Since they were announced last year, it seems that Facebook have gone a little quiet on the Global Brand Page front, though I know a few brands who are jumping on board, and it can be an extremely useful tool if you’re an international brand speaking to a global audience.


What in hot heck is a Facebook Global Brand page

Basically: If you’re a global brand – or a company with more than one international Facebook page, this could be of great use to you. Read what Facebook has to say about them here.


Here is a brief case study from personal experience:

If you are an US company like LivingSocial (my old employers) when you started out, you have one Facebook page with lots of people all over the world ‘liking’ it. This is fantastic in the early days when your based in one country, but can become problematic as you grow.

LivingSocial-7

 

When you start to extend your footprint into more developed markets you want to be able to speak to people on a more relevant, local level. No problem, you can set up separate local Facebook pages, however this can be like starting all over again.

Let’s say we setup a UK specific page:
You have to grow your fan count from zero, and lot of UK people might already be liking http://facebook.com/LivingSocial – when you are now putting out UK specific content at /LivingSocialUK. This can be a big problem as you’re not speaking to local, relevant people who are already interested in your brand.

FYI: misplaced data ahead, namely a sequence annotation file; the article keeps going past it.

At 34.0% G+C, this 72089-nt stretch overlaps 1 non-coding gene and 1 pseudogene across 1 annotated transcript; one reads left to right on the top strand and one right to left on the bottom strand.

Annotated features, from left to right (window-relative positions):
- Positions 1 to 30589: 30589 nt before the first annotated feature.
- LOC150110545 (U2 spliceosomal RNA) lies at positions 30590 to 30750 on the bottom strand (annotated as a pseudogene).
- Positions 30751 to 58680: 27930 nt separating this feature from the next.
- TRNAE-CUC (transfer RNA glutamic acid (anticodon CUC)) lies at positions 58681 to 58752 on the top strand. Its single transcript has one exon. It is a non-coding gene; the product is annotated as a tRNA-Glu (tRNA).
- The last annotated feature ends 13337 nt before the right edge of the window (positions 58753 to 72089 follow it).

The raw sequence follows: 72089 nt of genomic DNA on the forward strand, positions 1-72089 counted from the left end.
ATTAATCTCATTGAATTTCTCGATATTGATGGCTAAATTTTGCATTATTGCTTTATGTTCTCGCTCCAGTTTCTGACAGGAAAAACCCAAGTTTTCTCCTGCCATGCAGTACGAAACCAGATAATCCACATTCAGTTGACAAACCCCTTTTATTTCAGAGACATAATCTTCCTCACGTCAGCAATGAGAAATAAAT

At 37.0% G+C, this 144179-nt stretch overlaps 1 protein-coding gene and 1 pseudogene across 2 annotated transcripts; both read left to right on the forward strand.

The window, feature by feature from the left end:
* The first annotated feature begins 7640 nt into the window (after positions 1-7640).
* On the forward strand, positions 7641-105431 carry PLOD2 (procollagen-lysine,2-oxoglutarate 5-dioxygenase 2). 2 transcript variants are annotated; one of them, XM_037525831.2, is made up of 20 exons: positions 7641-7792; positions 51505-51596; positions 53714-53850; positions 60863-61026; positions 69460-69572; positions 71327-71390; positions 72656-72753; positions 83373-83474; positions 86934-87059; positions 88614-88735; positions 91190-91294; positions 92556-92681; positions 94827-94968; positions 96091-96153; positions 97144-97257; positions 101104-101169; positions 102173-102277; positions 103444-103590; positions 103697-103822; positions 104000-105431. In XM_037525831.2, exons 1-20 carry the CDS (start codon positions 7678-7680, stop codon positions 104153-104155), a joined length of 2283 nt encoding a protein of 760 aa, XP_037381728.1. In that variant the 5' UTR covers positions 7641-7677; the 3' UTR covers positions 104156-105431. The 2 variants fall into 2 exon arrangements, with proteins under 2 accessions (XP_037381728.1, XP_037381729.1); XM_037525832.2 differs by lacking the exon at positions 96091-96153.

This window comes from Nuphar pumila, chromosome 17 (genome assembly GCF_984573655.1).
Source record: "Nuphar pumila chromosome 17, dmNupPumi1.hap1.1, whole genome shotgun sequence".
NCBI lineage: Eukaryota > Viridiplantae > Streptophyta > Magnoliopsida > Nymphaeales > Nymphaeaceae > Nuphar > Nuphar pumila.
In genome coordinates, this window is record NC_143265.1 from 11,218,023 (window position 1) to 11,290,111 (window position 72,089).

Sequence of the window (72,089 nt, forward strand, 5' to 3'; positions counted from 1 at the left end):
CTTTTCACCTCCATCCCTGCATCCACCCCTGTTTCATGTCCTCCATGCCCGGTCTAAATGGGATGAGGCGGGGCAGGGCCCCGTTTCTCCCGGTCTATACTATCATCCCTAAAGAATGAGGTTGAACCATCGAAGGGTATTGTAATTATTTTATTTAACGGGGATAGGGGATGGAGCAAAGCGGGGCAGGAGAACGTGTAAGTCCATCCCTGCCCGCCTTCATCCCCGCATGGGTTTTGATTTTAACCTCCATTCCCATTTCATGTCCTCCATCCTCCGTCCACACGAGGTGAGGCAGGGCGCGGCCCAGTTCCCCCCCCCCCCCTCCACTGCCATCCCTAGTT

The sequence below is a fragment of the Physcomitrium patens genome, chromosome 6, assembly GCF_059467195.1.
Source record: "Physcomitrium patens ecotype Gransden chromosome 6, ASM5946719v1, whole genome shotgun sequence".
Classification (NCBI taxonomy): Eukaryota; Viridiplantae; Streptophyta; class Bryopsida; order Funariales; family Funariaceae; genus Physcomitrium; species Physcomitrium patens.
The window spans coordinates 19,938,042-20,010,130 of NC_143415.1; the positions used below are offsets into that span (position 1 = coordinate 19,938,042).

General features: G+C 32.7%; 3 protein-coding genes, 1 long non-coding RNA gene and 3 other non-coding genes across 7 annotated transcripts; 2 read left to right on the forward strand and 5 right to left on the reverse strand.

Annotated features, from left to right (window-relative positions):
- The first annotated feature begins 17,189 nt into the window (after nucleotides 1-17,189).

This is where Global pages comes in with a big win:

  • Realigned Audiences
  • Merged Fan Count
  • Merged URL

So after adopting Global brand pages all the audiences of your different Facebook properties get merged into one, then redistributed to the appropriate local page. So lets say we set it up for the UK and US: All the UK people who were liking the US page, and seeing US appropriate content will know be receiving UK appropriate content, including Cover images and everything. This would also happen for any US people using the UK page.

So if you type in http://facebook.com/LivingSocial and you’re in the US you will notice no difference (apart from the jump in fan numbers).

If you’re in the UK and you type in http://facebook.com/LivingSocial you will be served the UK version of the page.

It’s important to note that this page will still have the same admins and address (http://facebook.com/LivingSocialUK) that it used to have and you won’t lose any posts. It is the exact same page you always have, all be it with a larger combined fan count and a new country specific way of accessing it.  All that changes in terms of content is you now have a country specific audience dependent on your location. IF people choose to view another page they can easily do so by adjusting their settings using the cog at the top of the Facebook page.

 

LivingSocial-12

Hopefully that doesn’t sound too complicated!


How is it all setup then?

This page from an agency called Effective Talk who are working on one for Corona is quite informative. I have used their most excellent images to illustrate it simply.

Here is the setup:

facebook

 

There are actually a couple of options you can employ when setting it up:

 

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Thanks to http://www.effectivetalk.com/blog/corporate/facebook-the-transition-to-a-global-page/ for the images.


How do I go about getting them?

Well first things first, this isn’t a solution for everyone.

You need to have an international Facebook presence

You need to be spending money on Facebook Advertising – there are lots of different prices put around.

You need to speak to your Facebook Account manager about Facebook Global Brand Pages – if you don’t have one then you can speak to someone here.

 

I hope that sheds some light for you all, if you have any questions, drop something in the comments or hit me up on Twitter.